Trying to keep up with the responsibilities of school and family is a formidable task, especially when you are a teenager. This sort of balancing act is an all too familiar routine for young mothers and parents attending the Lolita Lebrón Family Learning Center (FLC), an educational program addressing the needs of adolescent parents in Humboldt Park. The program has been in existence since 1993, when it served women aged 14-45 with children seven years of age or younger. In its current form, the program offers high school coursework, parenting workshops, on-site childcare, and parent-child activities to young parents, mostly mothers.
Over the past 18 years, many mothers have crossed the FLC’s threshold, with hopes of achieving their high school diploma and improving their life circumstances, not just for themselves, but for the future of their children. Hundreds of women have graduated from the FLC and have gone on to be successful in a variety of professions, including education, social work, and healthcare; many have also transformed their personal lives and made significant changes, such as leaving abusive relationships and becoming more independent.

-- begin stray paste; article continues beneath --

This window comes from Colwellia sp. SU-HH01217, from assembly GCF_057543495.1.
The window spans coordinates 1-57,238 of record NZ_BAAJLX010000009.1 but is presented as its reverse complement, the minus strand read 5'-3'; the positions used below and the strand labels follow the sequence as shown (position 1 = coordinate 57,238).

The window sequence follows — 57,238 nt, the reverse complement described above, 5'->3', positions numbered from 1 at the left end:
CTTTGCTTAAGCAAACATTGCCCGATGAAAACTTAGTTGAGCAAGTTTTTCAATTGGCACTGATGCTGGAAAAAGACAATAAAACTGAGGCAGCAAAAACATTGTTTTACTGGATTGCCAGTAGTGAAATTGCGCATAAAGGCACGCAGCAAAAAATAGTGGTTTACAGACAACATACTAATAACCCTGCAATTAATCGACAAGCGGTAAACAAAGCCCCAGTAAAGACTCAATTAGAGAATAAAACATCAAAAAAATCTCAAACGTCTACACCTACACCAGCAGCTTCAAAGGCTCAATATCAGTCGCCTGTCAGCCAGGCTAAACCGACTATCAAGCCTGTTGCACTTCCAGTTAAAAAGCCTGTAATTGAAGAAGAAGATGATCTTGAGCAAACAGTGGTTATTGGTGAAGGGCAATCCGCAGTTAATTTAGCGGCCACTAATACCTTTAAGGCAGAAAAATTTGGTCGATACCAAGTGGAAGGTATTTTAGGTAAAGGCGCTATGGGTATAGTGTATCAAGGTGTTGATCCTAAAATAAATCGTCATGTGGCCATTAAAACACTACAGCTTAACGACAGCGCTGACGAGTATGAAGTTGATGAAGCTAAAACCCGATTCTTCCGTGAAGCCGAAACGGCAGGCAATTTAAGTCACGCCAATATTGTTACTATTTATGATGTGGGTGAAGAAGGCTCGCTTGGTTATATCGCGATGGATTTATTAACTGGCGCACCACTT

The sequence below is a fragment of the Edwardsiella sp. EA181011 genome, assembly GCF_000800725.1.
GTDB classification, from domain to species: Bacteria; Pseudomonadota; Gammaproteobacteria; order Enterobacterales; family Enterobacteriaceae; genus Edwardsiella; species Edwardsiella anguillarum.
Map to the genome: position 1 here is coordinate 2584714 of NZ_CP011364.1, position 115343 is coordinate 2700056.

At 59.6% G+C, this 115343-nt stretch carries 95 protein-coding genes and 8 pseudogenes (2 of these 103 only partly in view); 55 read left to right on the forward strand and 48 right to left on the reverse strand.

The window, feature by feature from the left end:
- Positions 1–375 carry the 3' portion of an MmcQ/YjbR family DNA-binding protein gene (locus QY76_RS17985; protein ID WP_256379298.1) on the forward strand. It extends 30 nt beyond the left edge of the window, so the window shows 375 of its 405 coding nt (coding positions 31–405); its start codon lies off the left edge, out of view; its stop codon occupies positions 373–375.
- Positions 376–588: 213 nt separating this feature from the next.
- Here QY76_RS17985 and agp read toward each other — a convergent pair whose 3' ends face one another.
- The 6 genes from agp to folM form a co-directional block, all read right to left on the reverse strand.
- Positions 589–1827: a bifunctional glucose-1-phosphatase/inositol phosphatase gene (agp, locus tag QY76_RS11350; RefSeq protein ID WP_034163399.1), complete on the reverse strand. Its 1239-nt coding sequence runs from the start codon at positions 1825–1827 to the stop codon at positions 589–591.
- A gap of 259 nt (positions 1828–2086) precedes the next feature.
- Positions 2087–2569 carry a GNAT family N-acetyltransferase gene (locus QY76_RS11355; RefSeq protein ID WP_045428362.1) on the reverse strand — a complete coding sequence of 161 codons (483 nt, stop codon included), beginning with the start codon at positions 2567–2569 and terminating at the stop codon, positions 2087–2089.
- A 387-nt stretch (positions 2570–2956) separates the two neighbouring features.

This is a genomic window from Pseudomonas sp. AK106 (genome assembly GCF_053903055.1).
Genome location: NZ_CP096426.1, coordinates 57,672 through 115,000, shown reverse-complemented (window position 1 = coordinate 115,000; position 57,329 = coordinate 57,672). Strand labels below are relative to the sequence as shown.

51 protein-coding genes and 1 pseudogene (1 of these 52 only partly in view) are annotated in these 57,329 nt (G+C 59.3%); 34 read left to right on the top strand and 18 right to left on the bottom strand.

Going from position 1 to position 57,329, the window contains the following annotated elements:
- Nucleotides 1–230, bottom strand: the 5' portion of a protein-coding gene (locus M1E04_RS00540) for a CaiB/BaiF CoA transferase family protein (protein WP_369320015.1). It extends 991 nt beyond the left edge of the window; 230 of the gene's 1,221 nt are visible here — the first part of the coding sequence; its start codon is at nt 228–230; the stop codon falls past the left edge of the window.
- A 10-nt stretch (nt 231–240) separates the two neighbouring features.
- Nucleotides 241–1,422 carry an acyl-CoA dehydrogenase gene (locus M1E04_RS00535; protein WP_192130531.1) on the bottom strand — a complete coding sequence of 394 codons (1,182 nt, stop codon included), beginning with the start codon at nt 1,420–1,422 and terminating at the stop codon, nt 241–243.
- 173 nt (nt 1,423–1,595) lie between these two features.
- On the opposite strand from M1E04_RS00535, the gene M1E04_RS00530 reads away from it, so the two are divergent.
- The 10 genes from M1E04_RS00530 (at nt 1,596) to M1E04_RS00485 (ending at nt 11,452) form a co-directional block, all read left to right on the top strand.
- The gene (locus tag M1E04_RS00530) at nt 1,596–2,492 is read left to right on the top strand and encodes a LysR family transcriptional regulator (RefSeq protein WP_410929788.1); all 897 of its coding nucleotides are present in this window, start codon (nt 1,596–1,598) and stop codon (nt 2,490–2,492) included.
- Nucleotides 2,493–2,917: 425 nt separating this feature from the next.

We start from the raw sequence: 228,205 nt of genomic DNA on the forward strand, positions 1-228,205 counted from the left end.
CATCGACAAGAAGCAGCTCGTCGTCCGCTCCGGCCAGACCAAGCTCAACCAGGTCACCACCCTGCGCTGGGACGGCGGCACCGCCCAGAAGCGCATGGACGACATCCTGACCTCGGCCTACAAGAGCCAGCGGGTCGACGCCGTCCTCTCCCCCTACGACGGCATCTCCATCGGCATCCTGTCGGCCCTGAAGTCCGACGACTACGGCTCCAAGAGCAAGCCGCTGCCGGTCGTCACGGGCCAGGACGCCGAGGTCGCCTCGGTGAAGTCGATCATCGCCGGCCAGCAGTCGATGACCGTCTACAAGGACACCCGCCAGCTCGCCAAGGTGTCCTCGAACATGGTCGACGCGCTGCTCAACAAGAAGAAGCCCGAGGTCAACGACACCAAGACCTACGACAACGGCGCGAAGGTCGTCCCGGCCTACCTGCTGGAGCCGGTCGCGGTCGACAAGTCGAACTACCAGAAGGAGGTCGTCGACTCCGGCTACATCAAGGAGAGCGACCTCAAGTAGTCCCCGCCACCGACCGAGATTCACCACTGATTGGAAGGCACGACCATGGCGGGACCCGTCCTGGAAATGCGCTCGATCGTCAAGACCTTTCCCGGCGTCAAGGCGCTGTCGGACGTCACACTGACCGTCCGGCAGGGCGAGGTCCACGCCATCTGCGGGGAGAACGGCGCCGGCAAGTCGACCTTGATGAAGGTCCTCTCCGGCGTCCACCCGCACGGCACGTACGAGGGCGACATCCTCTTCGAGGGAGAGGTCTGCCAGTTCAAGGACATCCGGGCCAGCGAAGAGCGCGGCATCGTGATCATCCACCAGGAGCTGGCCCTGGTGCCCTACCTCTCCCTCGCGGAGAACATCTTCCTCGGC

One such graduate is Maria Lopez, who graduated from the FLC in 1995. More than 15 years later, she was invited to return to the FLC and share her experiences with current students. Now 50 years old, she gave birth to her first child when she was 19. She enrolled in the FLC when she was 35 and had her fourth child.  She stated that her favorite aspect of being involved in the FLC was  “learning [about my] culture” and what “lots of Puerto Ricans go through, especially Pedro Albizu Campos “(who is also the namesake of the high school affiliated with the FLC). She described herself as “not hav[ing] that knowledge” before she attended the FLC.  In the years since completing the program, she has enrolled in college and served as a drug/addiction counselor for 10 years.

On Friday September 23rd, Maria shared with young women at the FLC how she changed her life by enrolling in the program. She exuded warmth and energy as she encouraged young women to reach their goals. This presentation was the inaugural session in a mentorship series, the brainchild of Danette Sokacich, the current director of the FLC and Laura Ruth Johnson, the first director of the program. Afterward, when asked what she hoped the young mothers would take away from her session, Maria responded: “just finish what we’ve started … even though there were obstacles in our way.”
If you are a graduate of the FLC and are interested in sharing your experiences with current students, please contact Danette Sokacich at 312.532.4684 or email danettes@pedroalbizucamposhs.org.

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